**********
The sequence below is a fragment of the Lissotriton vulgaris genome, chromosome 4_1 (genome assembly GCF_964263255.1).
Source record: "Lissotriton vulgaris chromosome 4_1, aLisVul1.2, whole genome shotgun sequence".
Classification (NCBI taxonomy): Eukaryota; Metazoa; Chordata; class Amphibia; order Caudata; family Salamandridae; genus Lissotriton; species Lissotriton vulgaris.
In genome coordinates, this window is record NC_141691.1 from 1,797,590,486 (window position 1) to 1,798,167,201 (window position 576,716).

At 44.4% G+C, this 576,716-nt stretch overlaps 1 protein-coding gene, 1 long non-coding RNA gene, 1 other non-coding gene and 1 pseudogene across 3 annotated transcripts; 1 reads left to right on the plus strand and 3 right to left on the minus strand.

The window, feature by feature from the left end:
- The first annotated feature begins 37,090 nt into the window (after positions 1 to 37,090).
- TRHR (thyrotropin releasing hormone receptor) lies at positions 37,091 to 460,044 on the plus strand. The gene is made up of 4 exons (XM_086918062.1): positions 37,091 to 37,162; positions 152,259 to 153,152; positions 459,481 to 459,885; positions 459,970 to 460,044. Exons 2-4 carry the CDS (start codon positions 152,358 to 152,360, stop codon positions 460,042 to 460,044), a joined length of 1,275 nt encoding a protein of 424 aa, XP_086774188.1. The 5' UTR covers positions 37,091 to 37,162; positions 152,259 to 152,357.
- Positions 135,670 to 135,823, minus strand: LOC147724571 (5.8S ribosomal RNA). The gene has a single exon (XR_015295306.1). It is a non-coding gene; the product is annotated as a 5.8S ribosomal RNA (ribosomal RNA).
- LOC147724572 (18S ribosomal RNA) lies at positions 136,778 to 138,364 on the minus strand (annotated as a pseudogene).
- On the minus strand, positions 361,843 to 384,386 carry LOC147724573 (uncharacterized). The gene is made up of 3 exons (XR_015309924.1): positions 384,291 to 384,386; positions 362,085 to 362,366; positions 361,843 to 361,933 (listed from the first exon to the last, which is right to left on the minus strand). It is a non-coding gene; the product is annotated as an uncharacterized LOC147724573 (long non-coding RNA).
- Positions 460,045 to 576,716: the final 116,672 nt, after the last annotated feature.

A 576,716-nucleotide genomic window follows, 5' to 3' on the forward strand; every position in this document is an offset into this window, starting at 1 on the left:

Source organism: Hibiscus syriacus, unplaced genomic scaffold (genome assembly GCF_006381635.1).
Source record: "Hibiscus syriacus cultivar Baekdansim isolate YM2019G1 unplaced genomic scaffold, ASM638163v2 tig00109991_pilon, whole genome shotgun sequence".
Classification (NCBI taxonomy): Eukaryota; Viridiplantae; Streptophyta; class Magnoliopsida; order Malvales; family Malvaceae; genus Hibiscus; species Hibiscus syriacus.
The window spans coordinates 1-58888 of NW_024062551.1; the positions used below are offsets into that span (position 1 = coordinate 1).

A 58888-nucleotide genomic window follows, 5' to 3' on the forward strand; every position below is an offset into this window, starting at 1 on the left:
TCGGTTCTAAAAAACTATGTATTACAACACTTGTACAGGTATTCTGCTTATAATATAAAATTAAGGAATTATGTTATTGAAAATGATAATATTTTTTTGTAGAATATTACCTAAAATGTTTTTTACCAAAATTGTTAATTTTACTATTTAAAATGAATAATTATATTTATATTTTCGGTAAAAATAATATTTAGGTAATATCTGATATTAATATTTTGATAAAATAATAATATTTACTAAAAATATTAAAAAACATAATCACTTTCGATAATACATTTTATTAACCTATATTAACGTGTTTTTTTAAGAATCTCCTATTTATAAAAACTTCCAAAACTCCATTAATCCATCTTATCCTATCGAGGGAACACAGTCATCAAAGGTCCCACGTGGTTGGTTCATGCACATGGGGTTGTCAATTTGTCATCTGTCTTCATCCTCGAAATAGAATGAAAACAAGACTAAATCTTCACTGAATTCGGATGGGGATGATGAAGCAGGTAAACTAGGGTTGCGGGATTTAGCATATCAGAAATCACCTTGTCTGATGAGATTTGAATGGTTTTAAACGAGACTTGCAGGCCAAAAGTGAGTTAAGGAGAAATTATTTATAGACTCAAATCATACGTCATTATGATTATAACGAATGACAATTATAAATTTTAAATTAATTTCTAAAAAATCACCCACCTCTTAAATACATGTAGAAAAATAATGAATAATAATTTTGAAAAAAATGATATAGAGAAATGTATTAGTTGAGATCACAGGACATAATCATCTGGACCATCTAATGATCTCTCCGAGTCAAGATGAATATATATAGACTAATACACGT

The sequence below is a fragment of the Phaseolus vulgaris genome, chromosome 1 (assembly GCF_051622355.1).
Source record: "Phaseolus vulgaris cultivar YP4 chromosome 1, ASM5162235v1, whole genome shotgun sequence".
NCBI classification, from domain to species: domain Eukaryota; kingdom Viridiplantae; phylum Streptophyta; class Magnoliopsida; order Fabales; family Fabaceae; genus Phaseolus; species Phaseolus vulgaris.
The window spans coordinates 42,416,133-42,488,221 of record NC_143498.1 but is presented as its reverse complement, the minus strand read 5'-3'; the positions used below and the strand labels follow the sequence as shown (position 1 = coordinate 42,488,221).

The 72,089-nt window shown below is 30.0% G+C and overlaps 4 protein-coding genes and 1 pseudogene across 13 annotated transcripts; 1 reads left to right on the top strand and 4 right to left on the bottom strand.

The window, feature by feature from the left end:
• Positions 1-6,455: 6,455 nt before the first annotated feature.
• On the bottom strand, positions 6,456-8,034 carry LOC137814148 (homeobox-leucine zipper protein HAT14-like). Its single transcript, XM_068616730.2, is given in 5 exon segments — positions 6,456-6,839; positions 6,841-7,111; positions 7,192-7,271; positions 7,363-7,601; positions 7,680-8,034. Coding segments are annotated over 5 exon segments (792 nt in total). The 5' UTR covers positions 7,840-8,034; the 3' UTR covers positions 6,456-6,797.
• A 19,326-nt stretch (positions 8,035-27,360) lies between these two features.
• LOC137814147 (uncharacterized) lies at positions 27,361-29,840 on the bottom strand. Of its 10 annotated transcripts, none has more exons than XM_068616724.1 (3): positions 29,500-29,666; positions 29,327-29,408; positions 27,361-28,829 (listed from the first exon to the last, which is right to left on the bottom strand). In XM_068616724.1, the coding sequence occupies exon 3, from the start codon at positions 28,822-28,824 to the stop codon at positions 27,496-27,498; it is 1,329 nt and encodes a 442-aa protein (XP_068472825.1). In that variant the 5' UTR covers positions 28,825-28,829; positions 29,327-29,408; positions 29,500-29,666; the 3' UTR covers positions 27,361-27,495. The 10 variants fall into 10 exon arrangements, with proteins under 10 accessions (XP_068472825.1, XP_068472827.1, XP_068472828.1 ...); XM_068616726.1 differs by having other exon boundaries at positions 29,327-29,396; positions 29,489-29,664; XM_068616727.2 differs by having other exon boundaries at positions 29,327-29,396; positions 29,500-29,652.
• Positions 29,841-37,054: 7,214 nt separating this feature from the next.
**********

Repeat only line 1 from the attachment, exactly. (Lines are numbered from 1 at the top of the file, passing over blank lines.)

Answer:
The sequence below is a fragment of the Lissotriton vulgaris genome, chromosome 4_1 (genome assembly GCF_964263255.1).